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Chris is a project manager at Red Gate in the Database Delivery unit. His job is to lead agile software development teams; helping them to regularly deliver valuable software for our users, solve their own problems and do the best work of their lives.

If unexpected database changes cause you problems – we can help!

Published 30 May 2014 2:08 pm

Have you ever been surprised by an unexpected difference between you database environments?

Have you ever found that your Staging database is not the same as your Production database, even though it was the week before?

Has an emergency hotfix suddenly appeared in Production over the weekend without your knowledge?

Has your client secretly added a couple of indices to their local version of the database to aid performance?

Worse still, has a developer ever accidently run a SQL script against the wrong database without noticing their mistake?

If you’ve answered “Yes” to any of the above questions then you’ve suffered from ‘drift’. Database drift is where the state of a database (schema, particularly) has moved away from its expected or official state over time. The upshot is that the database is in an unknown or poorly-understood state. Even if these unexpected changes are not destructive, drift can be a big problem when it’s time to release a new version of the database. A deployment to a target database in an unexpected state can error and fail, potentially delaying a vital, time-sensitive update.

A big issue with drift is that it can be hard to spot and it can be even harder to determine its provenance. So, before you can deal with an issue caused by drift, you’ll need to know exactly what change has been made, who made it, when they made it and why they made it. Those questions can take a lot of effort to answer. Then you actually need to decide what to do. Do you rollback the change because it was bad? Retrospectively apply it to the Staging environment because it is a required change? Or script the change into version control to get it back in line with your process?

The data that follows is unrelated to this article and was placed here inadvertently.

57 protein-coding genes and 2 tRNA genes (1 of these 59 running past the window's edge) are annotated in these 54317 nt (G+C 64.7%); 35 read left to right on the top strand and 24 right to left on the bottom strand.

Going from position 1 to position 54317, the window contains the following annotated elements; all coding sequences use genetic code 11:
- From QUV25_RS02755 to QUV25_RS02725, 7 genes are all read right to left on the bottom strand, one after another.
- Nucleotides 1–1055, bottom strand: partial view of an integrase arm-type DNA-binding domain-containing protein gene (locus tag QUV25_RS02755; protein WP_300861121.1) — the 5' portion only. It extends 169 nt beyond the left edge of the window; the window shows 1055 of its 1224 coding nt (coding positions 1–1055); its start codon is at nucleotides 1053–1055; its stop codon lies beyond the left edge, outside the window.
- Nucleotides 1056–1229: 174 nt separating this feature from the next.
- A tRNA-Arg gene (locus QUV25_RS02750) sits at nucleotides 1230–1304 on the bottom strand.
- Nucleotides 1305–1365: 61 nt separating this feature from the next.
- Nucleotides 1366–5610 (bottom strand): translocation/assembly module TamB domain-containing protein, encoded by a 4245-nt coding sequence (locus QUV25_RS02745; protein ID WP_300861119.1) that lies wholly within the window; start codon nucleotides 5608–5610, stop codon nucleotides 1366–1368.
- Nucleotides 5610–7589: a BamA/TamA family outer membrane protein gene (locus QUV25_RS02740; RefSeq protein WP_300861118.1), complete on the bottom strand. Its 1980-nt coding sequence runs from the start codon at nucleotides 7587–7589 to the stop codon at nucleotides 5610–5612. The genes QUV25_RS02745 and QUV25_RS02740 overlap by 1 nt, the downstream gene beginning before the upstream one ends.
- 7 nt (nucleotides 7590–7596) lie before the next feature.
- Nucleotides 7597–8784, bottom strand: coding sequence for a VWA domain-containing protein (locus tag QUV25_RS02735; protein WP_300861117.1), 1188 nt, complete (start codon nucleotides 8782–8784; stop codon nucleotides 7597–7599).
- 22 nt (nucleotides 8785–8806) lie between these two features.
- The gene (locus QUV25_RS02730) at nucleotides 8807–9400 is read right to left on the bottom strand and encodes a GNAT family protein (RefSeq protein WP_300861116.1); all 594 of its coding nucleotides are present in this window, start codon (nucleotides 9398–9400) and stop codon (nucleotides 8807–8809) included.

Red Gate’s Database Delivery Team have been talking to DBAs, database consultants and database developers to explore the problem of drift. We’ve started to get a really good idea of how big a problem it can be and what database professionals need to know and do, in order to deal with it.  It’s fair to say, we’re pretty excited at the prospect of creating a tool that will really help and we’ve got some great feedback on our initial ideas (see image below).


We’re now well underway with the development of our new drift-spotting product – DLM Dashboard, formerly SQL Lighthouse – and we hope to have a beta release out soon. What we really need is your help to shape the product into a great tool.

So, if database drift is a problem that you’d like help solving, find out more about the beta and see if you’d like to sign up.

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